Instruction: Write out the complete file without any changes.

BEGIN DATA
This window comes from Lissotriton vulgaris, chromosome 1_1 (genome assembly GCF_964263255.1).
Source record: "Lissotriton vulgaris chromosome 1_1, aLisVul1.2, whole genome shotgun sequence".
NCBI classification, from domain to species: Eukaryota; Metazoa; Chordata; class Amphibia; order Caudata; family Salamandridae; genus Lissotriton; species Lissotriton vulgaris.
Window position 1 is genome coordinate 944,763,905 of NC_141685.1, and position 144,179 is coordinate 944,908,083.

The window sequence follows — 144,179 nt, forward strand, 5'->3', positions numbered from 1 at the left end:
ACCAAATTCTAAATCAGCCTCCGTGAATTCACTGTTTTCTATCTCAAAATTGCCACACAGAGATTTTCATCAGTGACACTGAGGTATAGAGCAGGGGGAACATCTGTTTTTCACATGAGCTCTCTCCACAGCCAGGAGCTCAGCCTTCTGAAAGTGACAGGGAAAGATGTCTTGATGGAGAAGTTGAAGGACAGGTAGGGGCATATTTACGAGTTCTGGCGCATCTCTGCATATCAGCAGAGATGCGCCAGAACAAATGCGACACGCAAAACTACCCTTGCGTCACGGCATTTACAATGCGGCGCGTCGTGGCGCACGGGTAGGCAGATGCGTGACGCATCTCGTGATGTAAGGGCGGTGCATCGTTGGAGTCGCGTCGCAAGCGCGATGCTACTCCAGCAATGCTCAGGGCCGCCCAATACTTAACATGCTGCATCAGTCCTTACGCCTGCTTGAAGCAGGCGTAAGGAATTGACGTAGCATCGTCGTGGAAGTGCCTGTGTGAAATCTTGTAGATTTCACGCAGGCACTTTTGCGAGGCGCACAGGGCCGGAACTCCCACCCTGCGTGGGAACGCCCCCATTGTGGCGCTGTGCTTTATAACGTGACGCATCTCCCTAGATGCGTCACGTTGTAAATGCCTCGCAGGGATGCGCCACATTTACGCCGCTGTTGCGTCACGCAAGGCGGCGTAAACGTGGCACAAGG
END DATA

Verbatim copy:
This window comes from Lissotriton vulgaris, chromosome 1_1 (genome assembly GCF_964263255.1).
Source record: "Lissotriton vulgaris chromosome 1_1, aLisVul1.2, whole genome shotgun sequence".
NCBI classification, from domain to species: Eukaryota; Metazoa; Chordata; class Amphibia; order Caudata; family Salamandridae; genus Lissotriton; species Lissotriton vulgaris.
Window position 1 is genome coordinate 944,763,905 of NC_141685.1, and position 144,179 is coordinate 944,908,083.

The window sequence follows — 144,179 nt, forward strand, 5'->3', positions numbered from 1 at the left end:
ACCAAATTCTAAATCAGCCTCCGTGAATTCACTGTTTTCTATCTCAAAATTGCCACACAGAGATTTTCATCAGTGACACTGAGGTATAGAGCAGGGGGAACATCTGTTTTTCACATGAGCTCTCTCCACAGCCAGGAGCTCAGCCTTCTGAAAGTGACAGGGAAAGATGTCTTGATGGAGAAGTTGAAGGACAGGTAGGGGCATATTTACGAGTTCTGGCGCATCTCTGCATATCAGCAGAGATGCGCCAGAACAAATGCGACACGCAAAACTACCCTTGCGTCACGGCATTTACAATGCGGCGCGTCGTGGCGCACGGGTAGGCAGATGCGTGACGCATCTCGTGATGTAAGGGCGGTGCATCGTTGGAGTCGCGTCGCAAGCGCGATGCTACTCCAGCAATGCTCAGGGCCGCCCAATACTTAACATGCTGCATCAGTCCTTACGCCTGCTTGAAGCAGGCGTAAGGAATTGACGTAGCATCGTCGTGGAAGTGCCTGTGTGAAATCTTGTAGATTTCACGCAGGCACTTTTGCGAGGCGCACAGGGCCGGAACTCCCACCCTGCGTGGGAACGCCCCCATTGTGGCGCTGTGCTTTATAACGTGACGCATCTCCCTAGATGCGTCACGTTGTAAATGCCTCGCAGGGATGCGCCACATTTACGCCGCTGTTGCGTCACGCAAGGCGGCGTAAACGTGGCACAAGG